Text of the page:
Xena and her movie and TV sisters have a lot to answer for in action/adventure scenes. Some writers see these women as realistic female fighters, and they aren’t even remotely realistic either as women or human beings in fighting methods, stamina, and strength.
Maybe your warrior princess or action babe in leather and overpriced stilettos is as tough as any man, but she will have certain physical limitations. Use those limitations to be creative in fight scenes.
The strongest woman is rarely as strong as the strongest man, but she may be faster, smarter, or more supple, or she may be trained in combat when he isn’t. Use her realistic strengths rather than using unrealistic strengths.
Many women are pragmatists, as well. The rule that both parties must use the same weapons for the fight to be “fair” has nothing to do with reality, and pragmatists know this. If a huge man with a knife charges toward your action babe, she should shoot him and not feel bad about it later.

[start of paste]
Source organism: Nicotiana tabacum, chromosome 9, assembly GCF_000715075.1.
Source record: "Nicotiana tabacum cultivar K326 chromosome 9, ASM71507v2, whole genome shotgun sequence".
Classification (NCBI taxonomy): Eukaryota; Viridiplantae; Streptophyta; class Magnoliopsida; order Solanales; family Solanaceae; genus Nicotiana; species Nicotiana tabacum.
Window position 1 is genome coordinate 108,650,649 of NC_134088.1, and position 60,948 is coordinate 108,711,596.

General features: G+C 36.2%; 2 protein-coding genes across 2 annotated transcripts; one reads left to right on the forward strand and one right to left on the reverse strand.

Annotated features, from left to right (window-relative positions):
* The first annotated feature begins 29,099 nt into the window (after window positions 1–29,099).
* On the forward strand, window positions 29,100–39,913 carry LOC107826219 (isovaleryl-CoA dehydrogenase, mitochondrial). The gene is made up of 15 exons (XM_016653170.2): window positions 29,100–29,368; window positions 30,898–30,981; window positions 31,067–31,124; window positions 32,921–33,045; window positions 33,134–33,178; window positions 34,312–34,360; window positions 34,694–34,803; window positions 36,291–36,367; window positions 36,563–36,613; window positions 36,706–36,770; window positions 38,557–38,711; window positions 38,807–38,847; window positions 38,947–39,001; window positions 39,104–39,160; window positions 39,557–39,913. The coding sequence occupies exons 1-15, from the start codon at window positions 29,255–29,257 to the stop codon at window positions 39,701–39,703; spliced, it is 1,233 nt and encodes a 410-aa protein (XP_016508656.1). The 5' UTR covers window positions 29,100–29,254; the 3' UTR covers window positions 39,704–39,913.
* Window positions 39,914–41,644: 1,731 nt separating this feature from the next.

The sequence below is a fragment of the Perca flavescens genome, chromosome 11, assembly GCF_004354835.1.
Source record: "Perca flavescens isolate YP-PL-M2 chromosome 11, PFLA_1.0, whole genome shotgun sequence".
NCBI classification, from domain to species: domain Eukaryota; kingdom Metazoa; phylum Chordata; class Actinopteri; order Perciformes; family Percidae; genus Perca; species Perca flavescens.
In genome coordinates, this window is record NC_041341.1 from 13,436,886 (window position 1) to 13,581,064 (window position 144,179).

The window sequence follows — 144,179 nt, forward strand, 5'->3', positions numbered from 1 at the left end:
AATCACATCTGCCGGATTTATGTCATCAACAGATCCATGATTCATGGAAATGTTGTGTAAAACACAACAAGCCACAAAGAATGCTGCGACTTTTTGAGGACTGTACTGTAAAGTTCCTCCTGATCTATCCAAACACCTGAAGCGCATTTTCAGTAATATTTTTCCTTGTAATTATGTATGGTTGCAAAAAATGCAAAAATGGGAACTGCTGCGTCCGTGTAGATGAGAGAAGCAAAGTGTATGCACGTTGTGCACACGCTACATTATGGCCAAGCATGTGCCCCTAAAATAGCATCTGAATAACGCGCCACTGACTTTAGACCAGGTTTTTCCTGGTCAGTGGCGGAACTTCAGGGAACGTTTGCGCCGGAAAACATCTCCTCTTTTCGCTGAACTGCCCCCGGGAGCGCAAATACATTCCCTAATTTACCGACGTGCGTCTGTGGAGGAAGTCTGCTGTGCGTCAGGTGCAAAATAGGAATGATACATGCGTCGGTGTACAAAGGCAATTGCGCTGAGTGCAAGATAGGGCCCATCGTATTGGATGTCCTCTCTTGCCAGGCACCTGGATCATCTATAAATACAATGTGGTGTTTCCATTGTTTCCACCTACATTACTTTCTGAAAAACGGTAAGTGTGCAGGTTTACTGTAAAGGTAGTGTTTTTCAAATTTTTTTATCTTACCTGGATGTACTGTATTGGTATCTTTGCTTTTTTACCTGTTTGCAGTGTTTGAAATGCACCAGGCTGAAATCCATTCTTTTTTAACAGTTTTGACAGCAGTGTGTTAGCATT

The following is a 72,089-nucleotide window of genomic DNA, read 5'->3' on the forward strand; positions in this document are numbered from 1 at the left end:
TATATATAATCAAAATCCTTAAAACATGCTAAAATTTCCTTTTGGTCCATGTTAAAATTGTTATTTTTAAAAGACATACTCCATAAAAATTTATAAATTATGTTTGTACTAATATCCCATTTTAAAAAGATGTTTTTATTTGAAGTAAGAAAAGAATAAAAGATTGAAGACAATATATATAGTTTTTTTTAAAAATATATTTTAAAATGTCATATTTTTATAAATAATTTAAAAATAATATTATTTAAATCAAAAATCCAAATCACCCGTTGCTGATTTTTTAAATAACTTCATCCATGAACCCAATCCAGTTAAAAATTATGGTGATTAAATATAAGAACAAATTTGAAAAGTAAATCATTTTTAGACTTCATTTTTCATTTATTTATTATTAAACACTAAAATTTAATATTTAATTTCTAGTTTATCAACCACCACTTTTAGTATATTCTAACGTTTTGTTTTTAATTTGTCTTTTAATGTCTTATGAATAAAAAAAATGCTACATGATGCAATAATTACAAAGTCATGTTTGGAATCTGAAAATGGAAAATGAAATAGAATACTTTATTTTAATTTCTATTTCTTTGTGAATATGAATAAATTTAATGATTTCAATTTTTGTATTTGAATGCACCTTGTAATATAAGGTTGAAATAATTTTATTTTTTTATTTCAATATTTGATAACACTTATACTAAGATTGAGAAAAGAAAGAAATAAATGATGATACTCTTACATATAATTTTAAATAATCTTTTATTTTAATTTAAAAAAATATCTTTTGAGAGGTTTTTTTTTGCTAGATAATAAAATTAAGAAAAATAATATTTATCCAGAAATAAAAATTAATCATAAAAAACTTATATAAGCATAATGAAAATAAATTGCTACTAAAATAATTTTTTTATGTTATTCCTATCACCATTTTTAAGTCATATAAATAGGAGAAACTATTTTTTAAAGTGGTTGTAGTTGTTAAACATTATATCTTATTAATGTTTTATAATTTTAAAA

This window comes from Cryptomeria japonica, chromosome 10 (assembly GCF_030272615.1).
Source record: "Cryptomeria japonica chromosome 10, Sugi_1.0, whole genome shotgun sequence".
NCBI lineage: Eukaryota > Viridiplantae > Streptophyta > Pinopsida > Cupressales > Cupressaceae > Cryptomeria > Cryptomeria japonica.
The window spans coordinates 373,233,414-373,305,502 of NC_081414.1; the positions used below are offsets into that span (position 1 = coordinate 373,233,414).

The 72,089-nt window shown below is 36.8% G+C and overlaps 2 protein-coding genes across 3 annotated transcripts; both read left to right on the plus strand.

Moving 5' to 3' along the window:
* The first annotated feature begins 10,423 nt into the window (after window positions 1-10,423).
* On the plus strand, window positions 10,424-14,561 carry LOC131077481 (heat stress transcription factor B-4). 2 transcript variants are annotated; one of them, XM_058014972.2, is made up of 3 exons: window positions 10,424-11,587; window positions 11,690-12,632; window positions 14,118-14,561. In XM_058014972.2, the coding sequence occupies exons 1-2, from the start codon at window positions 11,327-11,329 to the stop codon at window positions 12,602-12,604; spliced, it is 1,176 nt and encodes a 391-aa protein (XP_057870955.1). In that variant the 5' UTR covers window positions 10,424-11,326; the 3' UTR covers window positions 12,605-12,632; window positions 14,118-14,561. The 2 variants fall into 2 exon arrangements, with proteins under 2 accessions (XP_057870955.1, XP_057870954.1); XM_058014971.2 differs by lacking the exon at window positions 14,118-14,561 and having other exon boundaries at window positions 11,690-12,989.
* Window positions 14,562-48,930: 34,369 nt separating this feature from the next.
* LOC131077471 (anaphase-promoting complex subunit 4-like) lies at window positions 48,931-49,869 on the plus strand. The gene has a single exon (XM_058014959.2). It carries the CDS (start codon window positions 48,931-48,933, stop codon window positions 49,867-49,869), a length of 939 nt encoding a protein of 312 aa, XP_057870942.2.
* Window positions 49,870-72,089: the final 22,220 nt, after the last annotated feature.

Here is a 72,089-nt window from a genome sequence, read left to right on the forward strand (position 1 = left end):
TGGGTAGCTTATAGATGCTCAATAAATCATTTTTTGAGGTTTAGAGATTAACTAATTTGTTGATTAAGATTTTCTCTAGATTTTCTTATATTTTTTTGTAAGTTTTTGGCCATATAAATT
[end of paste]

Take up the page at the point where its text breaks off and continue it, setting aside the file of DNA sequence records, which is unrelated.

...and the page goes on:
Years ago, I had a chat with a world-class weapons and combat expert about fighting. I asked him who was the most dangerous opponent in a fight.
His answer-- “In a bar fight most men will keep fighting until they go down. Later, they’ll get up, and we might have a beer together. A small man doesn’t do that.
“To him, it’s not a fight, it’s survival. He’s fighting to kill because he knows he might not survive otherwise. If he goes down, he doesn’t stay down. He comes right back up and keeps fighting until he takes you down.
“He’ll use any weapon he can find to kill you, too.
“Never pick a fight with a small man.”
Think of that attitude when you write a woman fighter.